Suicide is often framed as a problem to be resolved – and appropriately so. However, there’s a different conceptualization of suicide that may make it easier to work with. What most people fail to realize is that suicide is a solution. It is a solution to the problems the person believes they have. It may be a bad solution, the wrong solution, etc., but for them, it appears to be a solution. Understanding this framing gives us the opportunity to look backwards into the causes that make people’s life so unbearable that suicide seems like the right option. In The Suicidal Mind, Shneidman describes suicide as an escape from psychache (psychic pain).
In some societies, however, suicide is a reasonable option. When someone is elderly and feels as if they’ll become a burden to their kin, they can choose suicide as an option. In some places in the United States – under strict regulation – there are laws which allow for others to support someone’s suicide. We approach suicide as if every suicide should be prevented, but there are many cases where the alternative is worse than death.
Should I Say or Not
The tragic news is that 70-80% of people who die by suicide do so after having told someone about their intent. Those people didn’t know how to respond in a way that helped the person survive. We should better equip everyone to support others when they’re suicidal. However, it’s equally tragic that 20-30% of people who are considering suicide never tell anyone. They don’t help others understand their struggles so they can share it and help lessen the load. They believe that they are alone and don’t reach out.
There’s certainly an aspect of this that is the impulsivity that some have when becoming suicidal. There’s also an aspect, I’m sure, of how safe people feel to express their thoughts about suicide. What might happen to them if they do share their thoughts? All of that leads people to not share their thoughts of suicide and instead suffer alone.
Of those who heard of the plans for suicide and weren’t able to help enough, there are some who will minimize the concerns or blow them off. They think, incorrectly, that if people want to suicide, they’ll do it. They won’t just talk about it. (See Myths About Suicide for more.) Even if they’re serious about the attempt, they may minimize the situations that lead the person to feel as if suicide is the answer.
Never having been trained in techniques like Motivational Interviewing, they don’t realize that it’s important to validate someone’s experience before convincing them that they can change the way they see it. In short, the suicidal person who often believes they need to be heard feels even more disconnected.
They’re called defining moments because they are the moment that define our lives. The problem is that people are all too quick to call a death by suicide a defining moment. Too many people who die by suicide have their suicide labeled as their defining moment instead of looking at the best they had done or the totality of their life.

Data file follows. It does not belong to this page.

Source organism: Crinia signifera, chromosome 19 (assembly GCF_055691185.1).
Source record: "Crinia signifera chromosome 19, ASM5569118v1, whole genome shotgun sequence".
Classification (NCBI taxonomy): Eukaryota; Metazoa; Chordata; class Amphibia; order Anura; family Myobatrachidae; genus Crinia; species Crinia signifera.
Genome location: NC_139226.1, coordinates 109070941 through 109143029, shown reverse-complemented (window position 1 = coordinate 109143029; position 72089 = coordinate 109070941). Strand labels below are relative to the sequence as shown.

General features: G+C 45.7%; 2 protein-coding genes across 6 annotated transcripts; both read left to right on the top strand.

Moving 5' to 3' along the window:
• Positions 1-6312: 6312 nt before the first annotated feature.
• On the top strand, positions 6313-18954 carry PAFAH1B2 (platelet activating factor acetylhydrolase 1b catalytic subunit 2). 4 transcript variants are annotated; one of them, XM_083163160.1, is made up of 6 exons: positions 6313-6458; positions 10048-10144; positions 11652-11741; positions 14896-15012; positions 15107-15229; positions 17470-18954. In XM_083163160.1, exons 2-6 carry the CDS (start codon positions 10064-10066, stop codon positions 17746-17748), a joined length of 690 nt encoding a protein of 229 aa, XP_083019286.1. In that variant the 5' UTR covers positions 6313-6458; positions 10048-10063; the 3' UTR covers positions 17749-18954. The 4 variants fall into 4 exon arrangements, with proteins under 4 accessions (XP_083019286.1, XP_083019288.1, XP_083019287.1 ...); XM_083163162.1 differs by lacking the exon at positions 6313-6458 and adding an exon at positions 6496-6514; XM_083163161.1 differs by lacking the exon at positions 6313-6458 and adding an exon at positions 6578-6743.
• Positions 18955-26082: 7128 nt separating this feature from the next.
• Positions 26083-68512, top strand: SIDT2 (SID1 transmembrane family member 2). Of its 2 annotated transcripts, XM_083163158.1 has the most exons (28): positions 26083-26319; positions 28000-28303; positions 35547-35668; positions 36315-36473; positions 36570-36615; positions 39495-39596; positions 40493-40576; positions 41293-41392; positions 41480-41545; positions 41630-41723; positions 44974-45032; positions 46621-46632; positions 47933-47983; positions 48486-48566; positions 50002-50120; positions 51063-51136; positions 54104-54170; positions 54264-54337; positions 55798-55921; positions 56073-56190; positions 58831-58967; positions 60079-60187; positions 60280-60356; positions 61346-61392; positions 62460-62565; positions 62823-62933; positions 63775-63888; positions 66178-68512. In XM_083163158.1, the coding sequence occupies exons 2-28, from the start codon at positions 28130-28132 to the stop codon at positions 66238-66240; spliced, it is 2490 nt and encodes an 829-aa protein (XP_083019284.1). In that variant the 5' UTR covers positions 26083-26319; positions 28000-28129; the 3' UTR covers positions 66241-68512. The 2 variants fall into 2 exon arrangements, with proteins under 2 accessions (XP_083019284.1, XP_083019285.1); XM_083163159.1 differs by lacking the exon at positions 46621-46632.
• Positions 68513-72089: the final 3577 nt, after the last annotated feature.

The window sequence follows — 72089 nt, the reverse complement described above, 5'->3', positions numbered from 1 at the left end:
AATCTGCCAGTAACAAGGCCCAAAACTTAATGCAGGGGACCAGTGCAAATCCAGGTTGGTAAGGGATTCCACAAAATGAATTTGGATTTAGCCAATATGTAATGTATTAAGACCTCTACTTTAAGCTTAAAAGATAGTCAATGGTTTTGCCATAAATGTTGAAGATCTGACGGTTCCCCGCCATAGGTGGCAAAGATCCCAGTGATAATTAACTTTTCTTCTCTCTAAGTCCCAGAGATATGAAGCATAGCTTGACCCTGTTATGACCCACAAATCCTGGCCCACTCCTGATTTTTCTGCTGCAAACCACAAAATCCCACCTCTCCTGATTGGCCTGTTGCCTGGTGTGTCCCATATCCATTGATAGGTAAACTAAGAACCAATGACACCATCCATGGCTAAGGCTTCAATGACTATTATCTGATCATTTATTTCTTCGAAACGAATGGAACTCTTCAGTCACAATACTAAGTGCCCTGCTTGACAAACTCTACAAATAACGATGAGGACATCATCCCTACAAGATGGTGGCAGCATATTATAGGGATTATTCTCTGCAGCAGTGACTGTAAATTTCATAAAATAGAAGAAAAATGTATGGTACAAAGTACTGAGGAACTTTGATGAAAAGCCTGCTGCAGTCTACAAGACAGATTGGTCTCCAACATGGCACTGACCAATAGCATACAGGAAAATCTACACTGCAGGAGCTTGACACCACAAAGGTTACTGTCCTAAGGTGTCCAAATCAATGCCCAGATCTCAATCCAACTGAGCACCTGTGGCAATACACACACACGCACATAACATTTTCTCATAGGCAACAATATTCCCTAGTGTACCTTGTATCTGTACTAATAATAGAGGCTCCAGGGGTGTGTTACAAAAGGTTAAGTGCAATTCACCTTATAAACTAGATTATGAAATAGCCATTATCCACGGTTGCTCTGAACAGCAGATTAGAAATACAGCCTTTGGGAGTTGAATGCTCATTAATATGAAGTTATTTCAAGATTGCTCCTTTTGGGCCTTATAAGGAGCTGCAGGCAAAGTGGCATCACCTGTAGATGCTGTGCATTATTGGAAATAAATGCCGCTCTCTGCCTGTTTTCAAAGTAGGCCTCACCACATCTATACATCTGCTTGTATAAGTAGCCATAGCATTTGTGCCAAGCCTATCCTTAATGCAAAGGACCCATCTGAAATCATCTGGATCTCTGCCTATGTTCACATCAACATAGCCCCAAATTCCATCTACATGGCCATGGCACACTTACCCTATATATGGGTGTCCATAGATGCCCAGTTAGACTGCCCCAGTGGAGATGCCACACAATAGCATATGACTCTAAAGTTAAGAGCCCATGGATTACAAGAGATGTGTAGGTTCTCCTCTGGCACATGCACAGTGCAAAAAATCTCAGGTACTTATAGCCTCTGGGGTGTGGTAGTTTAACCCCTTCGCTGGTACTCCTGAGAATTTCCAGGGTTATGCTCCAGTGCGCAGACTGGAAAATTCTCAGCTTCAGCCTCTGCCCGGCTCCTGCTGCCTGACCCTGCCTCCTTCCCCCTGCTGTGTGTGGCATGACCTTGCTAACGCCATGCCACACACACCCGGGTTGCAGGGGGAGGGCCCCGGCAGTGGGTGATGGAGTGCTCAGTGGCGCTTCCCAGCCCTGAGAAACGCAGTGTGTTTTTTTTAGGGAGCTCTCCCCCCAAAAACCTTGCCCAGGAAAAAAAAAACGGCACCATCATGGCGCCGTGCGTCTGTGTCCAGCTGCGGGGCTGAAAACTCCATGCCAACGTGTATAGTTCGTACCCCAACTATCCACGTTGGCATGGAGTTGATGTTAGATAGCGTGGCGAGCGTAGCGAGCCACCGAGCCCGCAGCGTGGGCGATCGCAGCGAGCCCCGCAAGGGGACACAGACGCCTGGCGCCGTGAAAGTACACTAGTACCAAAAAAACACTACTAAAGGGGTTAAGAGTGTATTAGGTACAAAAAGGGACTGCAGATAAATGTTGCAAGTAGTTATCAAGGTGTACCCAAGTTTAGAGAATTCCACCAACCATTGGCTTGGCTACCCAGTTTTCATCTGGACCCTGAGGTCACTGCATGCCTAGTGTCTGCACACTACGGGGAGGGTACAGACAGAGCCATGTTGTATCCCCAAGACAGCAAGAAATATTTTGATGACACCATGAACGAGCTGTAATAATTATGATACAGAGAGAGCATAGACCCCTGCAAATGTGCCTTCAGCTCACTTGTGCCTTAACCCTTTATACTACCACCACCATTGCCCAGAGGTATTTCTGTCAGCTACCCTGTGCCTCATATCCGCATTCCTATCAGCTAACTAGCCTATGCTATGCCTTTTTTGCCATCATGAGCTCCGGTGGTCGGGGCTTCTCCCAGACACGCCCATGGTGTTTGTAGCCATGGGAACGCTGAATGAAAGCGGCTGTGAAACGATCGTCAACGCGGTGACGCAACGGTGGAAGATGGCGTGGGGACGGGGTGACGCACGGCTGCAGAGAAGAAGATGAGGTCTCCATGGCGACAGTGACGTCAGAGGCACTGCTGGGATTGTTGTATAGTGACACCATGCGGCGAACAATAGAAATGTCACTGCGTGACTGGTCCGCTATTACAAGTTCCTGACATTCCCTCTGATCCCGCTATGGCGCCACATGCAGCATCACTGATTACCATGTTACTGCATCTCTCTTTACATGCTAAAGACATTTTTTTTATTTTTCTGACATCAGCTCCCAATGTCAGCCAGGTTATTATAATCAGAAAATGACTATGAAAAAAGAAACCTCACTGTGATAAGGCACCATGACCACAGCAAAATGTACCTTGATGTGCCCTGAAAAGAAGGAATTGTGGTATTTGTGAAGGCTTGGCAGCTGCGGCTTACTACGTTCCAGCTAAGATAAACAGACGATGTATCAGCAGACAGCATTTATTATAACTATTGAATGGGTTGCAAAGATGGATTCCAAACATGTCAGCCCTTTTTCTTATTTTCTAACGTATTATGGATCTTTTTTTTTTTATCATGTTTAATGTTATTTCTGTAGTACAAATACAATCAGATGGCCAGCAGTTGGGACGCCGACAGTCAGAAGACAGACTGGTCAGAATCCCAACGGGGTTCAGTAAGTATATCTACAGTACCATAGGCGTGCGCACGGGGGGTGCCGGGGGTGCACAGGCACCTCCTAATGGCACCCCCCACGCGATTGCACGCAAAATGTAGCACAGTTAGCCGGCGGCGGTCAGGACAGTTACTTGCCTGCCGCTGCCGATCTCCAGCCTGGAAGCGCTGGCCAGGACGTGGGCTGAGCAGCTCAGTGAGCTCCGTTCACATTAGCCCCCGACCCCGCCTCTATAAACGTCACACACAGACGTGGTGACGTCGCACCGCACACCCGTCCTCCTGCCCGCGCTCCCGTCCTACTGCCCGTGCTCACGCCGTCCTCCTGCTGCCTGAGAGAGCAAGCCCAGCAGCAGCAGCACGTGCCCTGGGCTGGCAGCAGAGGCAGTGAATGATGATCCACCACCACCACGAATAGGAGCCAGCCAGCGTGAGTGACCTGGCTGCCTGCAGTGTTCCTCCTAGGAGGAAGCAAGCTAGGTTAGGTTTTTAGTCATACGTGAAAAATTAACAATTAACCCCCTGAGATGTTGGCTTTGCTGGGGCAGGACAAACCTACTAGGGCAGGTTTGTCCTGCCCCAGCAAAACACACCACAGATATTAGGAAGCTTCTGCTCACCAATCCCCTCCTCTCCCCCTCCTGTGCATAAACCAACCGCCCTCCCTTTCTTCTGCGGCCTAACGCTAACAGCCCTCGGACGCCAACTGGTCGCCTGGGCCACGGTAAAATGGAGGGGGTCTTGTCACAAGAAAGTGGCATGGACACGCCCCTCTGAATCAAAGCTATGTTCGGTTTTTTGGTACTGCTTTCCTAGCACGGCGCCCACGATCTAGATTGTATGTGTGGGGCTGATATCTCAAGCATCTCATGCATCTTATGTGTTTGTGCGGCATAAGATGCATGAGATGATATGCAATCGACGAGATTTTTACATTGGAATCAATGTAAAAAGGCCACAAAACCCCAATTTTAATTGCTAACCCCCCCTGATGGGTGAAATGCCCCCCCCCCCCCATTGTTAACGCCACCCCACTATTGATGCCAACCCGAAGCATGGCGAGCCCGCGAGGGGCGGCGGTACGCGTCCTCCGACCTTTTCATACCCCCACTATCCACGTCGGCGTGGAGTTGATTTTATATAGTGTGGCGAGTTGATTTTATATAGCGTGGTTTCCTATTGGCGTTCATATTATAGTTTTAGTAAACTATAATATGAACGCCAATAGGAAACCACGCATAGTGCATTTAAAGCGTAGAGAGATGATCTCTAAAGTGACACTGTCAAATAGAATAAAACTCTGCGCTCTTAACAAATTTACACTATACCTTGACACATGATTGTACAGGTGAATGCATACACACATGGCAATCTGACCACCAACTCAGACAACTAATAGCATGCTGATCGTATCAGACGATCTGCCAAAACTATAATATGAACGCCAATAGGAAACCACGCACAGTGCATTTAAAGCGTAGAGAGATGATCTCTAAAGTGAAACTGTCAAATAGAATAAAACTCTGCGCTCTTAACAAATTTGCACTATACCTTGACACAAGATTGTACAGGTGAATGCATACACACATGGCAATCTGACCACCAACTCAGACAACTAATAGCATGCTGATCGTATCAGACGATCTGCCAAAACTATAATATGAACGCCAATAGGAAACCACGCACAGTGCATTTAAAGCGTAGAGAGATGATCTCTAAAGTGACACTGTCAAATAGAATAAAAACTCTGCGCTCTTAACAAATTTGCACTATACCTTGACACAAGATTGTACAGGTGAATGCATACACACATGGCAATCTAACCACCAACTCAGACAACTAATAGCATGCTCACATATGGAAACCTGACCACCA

For many, the tragedy of suicide follows a sense that they’re can’t ever be enough. There is pressure to perform or to conform to other standards. The result is an unsolvable stress. Too many people who die by suicide are high achievers who have standards that they can never meet. The result is they do amazing things their entire life and, in their desperation, end up believing suicide is the answer, and people then define them by their desperation instead of their achievements.
A diagnosis – of any kind – feels like an inescapable label. Someone stamped a label upon you, and it won’t peel off. However, one of the insights from Critical Suicidology is that diagnosis exists not on you but in the space between you and the person that tried to apply the diagnosis. While a great deal of progress has been made on repeatability of mental health diagnosis, they’re still rather subjective in most cases.
Furthermore, the implications of the label aren’t well articulated. People believe that the diagnosis means something that it may – or may not. When we’re considering how other perceive us – which is what a diagnosis is – we should consider that it’s their perception that will have some degree of truth and some degree of fiction about us, and the same goes for the person making the diagnosis.
Meaning in the Suffering
Everyone has suffering. Buddhism and Christianity both share stories that comment on the fact that everyone has suffering. They leave little doubt that there is suffering in every life. However, what’s different is how people respond to that suffering and find meaning in it. For some, the meaning is divine intervention, something that God has willed. For others, it’s a newfound calling, something that becomes a new purpose.
In twelve-step programs, one of the keys is service so that people can leverage their pains to support the growth of others. (See Why and How 12-Step Groups Work.) If you want to help someone avoid suicide, the right answer may be to place them with others who are potentially suicidal so they can leverage their experiences to help others.
Responsibility to Heal
No matter what factors in life have led to your having been hurt, it’s your responsibility to heal yourself. You must do whatever must be done to accomplish the healing, so that you’re not hurt as easily again. (See Hurtful, Hurt, and Hurting for more.) Perhaps one way that you can start healing is to get Critical Suicidology and to get critical of the ways that you think about suicide.